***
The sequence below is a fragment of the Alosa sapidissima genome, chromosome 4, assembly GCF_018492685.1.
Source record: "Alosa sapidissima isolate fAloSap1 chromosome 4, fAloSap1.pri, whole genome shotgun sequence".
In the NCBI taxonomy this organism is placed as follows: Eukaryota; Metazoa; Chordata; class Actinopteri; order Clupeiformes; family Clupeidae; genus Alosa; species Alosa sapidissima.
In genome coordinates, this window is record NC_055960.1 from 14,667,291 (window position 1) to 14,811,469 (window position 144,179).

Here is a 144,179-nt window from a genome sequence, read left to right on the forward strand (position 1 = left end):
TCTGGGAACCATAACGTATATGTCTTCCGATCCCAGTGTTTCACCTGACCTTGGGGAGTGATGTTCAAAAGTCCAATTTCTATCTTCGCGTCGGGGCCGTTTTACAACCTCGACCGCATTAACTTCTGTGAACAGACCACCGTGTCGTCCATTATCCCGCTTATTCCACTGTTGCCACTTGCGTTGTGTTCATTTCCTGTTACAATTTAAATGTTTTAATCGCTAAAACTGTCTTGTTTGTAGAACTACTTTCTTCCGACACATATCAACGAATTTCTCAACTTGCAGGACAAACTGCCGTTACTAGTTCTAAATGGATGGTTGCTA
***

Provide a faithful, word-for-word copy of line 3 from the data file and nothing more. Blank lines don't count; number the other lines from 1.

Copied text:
In the NCBI taxonomy this organism is placed as follows: Eukaryota; Metazoa; Chordata; class Actinopteri; order Clupeiformes; family Clupeidae; genus Alosa; species Alosa sapidissima.